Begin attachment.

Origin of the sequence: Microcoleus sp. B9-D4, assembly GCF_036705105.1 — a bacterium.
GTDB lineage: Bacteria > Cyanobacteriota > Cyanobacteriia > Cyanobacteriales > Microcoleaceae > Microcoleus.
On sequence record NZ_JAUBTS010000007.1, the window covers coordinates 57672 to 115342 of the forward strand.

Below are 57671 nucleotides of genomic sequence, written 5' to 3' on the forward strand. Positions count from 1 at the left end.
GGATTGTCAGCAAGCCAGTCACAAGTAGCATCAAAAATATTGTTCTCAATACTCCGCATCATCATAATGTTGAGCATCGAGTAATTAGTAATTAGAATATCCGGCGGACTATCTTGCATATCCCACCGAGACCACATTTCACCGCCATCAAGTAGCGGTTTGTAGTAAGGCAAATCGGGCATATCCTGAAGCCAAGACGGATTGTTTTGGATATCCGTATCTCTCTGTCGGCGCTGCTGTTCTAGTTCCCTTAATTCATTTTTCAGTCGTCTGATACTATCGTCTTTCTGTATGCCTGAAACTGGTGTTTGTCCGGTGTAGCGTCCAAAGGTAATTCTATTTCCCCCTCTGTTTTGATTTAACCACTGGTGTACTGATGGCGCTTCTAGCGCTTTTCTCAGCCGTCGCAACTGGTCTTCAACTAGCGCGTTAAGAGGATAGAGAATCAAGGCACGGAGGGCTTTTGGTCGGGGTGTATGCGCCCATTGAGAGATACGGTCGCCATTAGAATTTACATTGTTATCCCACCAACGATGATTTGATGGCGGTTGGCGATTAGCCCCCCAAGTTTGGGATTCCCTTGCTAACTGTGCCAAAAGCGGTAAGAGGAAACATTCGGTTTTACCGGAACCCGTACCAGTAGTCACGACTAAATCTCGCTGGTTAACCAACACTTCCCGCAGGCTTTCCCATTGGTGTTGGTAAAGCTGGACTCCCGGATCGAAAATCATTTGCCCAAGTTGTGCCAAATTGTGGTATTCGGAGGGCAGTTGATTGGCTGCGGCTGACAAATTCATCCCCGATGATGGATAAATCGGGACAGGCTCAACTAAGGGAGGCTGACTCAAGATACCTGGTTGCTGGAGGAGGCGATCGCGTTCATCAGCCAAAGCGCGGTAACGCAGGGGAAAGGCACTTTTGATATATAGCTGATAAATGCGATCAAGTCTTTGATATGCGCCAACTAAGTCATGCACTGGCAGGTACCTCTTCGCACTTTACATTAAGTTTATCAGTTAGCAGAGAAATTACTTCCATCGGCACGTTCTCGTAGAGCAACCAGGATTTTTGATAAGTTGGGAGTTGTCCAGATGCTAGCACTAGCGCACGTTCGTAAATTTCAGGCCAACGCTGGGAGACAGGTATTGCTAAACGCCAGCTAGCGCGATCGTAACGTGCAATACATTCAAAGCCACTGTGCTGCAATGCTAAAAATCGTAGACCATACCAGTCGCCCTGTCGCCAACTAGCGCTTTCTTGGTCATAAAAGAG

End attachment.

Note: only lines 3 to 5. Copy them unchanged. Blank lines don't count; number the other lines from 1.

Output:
On sequence record NZ_JAUBTS010000007.1, the window covers coordinates 57672 to 115342 of the forward strand.

Below are 57671 nucleotides of genomic sequence, written 5' to 3' on the forward strand. Positions count from 1 at the left end.
GGATTGTCAGCAAGCCAGTCACAAGTAGCATCAAAAATATTGTTCTCAATACTCCGCATCATCATAATGTTGAGCATCGAGTAATTAGTAATTAGAATATCCGGCGGACTATCTTGCATATCCCACCGAGACCACATTTCACCGCCATCAAGTAGCGGTTTGTAGTAAGGCAAATCGGGCATATCCTGAAGCCAAGACGGATTGTTTTGGATATCCGTATCTCTCTGTCGGCGCTGCTGTTCTAGTTCCCTTAATTCATTTTTCAGTCGTCTGATACTATCGTCTTTCTGTATGCCTGAAACTGGTGTTTGTCCGGTGTAGCGTCCAAAGGTAATTCTATTTCCCCCTCTGTTTTGATTTAACCACTGGTGTACTGATGGCGCTTCTAGCGCTTTTCTCAGCCGTCGCAACTGGTCTTCAACTAGCGCGTTAAGAGGATAGAGAATCAAGGCACGGAGGGCTTTTGGTCGGGGTGTATGCGCCCATTGAGAGATACGGTCGCCATTAGAATTTACATTGTTATCCCACCAACGATGATTTGATGGCGGTTGGCGATTAGCCCCCCAAGTTTGGGATTCCCTTGCTAACTGTGCCAAAAGCGGTAAGAGGAAACATTCGGTTTTACCGGAACCCGTACCAGTAGTCACGACTAAATCTCGCTGGTTAACCAACACTTCCCGCAGGCTTTCCCATTGGTGTTGGTAAAGCTGGACTCCCGGATCGAAAATCATTTGCCCAAGTTGTGCCAAATTGTGGTATTCGGAGGGCAGTTGATTGGCTGCGGCTGACAAATTCATCCCCGATGATGGATAAATCGGGACAGGCTCAACTAAGGGAGGCTGACTCAAGATACCTGGTTGCTGGAGGAGGCGATCGCGTTCATCAGCCAAAGCGCGGTAACGCAGGGGAAAGGCACTTTTGATATATAGCTGATAAATGCGATCAAGTCTTTGATATGCGCCAACTAAGTCATGCACTGGCAGGTACCTCTTCGCACTTTACATTAAGTTTATCAGTTAGCAGAGAAATTACTTCCATCGGCACGTTCTCGTAGAGCAACCAGGATTTTTGATAAGTTGGGAGTTGTCCAGATGCTAGCACTAGCGCACGTTCGTAAATTTCAGGCCAACGCTGGGAGACAGGTATTGCTAAACGCCAGCTAGCGCGATCGTAACGTGCAATACATTCAAAGCCACTGTGCTGCAATGCTAAAAATCGTAGACCATACCAGTCGCCCTGTCGCCAACTAGCGCTTTCTTGGTCATAAAAGAG